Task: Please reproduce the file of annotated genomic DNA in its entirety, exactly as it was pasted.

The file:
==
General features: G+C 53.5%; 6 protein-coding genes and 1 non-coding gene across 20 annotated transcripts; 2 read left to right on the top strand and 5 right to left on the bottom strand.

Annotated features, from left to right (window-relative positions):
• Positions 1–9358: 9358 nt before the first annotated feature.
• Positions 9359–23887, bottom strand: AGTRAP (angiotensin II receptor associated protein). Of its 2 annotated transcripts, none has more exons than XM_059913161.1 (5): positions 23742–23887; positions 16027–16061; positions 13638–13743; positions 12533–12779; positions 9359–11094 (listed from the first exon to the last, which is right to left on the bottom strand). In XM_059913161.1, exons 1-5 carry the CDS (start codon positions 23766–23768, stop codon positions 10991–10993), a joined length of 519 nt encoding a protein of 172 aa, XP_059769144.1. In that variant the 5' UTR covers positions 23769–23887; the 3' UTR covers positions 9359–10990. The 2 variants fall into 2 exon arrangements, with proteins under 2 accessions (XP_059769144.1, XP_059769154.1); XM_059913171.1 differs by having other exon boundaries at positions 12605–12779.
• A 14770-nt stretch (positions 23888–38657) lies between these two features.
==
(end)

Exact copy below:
General features: G+C 53.5%; 6 protein-coding genes and 1 non-coding gene across 20 annotated transcripts; 2 read left to right on the top strand and 5 right to left on the bottom strand.

Annotated features, from left to right (window-relative positions):
• Positions 1–9358: 9358 nt before the first annotated feature.
• Positions 9359–23887, bottom strand: AGTRAP (angiotensin II receptor associated protein). Of its 2 annotated transcripts, none has more exons than XM_059913161.1 (5): positions 23742–23887; positions 16027–16061; positions 13638–13743; positions 12533–12779; positions 9359–11094 (listed from the first exon to the last, which is right to left on the bottom strand). In XM_059913161.1, exons 1-5 carry the CDS (start codon positions 23766–23768, stop codon positions 10991–10993), a joined length of 519 nt encoding a protein of 172 aa, XP_059769144.1. In that variant the 5' UTR covers positions 23769–23887; the 3' UTR covers positions 9359–10990. The 2 variants fall into 2 exon arrangements, with proteins under 2 accessions (XP_059769144.1, XP_059769154.1); XM_059913171.1 differs by having other exon boundaries at positions 12605–12779.
• A 14770-nt stretch (positions 23888–38657) lies between these two features.